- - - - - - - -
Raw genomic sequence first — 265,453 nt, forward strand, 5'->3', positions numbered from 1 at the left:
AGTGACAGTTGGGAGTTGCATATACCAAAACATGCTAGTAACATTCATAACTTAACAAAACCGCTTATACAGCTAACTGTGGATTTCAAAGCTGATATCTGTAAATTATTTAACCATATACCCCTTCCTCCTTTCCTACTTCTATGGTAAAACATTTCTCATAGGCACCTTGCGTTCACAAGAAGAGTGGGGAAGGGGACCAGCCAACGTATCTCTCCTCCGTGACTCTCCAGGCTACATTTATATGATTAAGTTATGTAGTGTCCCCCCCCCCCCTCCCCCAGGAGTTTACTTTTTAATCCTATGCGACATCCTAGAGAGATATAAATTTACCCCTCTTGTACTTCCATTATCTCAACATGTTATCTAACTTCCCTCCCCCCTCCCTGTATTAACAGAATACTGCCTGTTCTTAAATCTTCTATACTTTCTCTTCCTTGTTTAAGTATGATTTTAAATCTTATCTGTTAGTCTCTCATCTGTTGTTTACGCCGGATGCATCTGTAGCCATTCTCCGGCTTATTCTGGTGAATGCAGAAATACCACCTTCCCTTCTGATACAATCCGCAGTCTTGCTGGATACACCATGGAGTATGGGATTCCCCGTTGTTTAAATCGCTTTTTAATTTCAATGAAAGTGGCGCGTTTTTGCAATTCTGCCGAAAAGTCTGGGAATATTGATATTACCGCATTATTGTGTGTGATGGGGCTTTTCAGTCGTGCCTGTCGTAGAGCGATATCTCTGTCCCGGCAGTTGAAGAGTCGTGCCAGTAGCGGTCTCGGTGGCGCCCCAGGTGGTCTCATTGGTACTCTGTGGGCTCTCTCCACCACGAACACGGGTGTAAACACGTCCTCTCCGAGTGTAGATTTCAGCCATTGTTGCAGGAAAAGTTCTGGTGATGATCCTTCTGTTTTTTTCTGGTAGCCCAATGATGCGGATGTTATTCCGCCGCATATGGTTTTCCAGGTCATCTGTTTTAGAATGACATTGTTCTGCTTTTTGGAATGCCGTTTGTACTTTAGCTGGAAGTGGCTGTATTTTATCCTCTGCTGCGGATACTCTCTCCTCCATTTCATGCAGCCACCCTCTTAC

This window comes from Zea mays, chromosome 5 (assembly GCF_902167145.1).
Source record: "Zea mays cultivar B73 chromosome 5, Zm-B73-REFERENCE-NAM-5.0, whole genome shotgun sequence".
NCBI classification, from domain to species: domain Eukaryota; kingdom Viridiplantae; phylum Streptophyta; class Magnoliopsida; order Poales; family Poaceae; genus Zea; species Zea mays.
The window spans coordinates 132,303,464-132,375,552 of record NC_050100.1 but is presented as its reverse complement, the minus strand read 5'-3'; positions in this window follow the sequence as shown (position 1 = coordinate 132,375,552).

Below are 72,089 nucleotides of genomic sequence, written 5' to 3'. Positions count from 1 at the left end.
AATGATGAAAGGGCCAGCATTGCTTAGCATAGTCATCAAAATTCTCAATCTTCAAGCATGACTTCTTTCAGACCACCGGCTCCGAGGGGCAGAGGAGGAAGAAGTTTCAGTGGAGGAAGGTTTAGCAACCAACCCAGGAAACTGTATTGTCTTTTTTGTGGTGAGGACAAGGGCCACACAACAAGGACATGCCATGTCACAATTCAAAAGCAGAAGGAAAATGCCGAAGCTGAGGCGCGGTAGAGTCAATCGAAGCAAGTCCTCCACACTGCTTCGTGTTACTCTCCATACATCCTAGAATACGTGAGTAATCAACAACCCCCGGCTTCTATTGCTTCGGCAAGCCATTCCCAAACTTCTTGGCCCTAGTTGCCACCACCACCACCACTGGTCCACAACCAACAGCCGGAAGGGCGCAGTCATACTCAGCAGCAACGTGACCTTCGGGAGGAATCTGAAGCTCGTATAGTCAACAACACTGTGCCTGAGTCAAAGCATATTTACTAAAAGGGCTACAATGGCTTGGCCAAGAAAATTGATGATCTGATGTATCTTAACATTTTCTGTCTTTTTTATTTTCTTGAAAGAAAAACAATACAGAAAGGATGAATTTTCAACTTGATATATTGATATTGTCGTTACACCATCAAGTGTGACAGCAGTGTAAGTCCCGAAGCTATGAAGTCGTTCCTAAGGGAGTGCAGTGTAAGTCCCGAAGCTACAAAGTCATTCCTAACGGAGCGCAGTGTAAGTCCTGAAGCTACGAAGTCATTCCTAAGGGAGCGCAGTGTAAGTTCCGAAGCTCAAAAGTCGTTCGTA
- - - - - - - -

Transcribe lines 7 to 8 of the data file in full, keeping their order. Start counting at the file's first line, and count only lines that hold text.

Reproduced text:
Below are 72,089 nucleotides of genomic sequence, written 5' to 3'. Positions count from 1 at the left end.
AATGATGAAAGGGCCAGCATTGCTTAGCATAGTCATCAAAATTCTCAATCTTCAAGCATGACTTCTTTCAGACCACCGGCTCCGAGGGGCAGAGGAGGAAGAAGTTTCAGTGGAGGAAGGTTTAGCAACCAACCCAGGAAACTGTATTGTCTTTTTTGTGGTGAGGACAAGGGCCACACAACAAGGACATGCCATGTCACAATTCAAAAGCAGAAGGAAAATGCCGAAGCTGAGGCGCGGTAGAGTCAATCGAAGCAAGTCCTCCACACTGCTTCGTGTTACTCTCCATACATCCTAGAATACGTGAGTAATCAACAACCCCCGGCTTCTATTGCTTCGGCAAGCCATTCCCAAACTTCTTGGCCCTAGTTGCCACCACCACCACCACTGGTCCACAACCAACAGCCGGAAGGGCGCAGTCATACTCAGCAGCAACGTGACCTTCGGGAGGAATCTGAAGCTCGTATAGTCAACAACACTGTGCCTGAGTCAAAGCATATTTACTAAAAGGGCTACAATGGCTTGGCCAAGAAAATTGATGATCTGATGTATCTTAACATTTTCTGTCTTTTTTATTTTCTTGAAAGAAAAACAATACAGAAAGGATGAATTTTCAACTTGATATATTGATATTGTCGTTACACCATCAAGTGTGACAGCAGTGTAAGTCCCGAAGCTATGAAGTCGTTCCTAAGGGAGTGCAGTGTAAGTCCCGAAGCTACAAAGTCATTCCTAACGGAGCGCAGTGTAAGTCCTGAAGCTACGAAGTCATTCCTAAGGGAGCGCAGTGTAAGTTCCGAAGCTCAAAAGTCGTTCGTA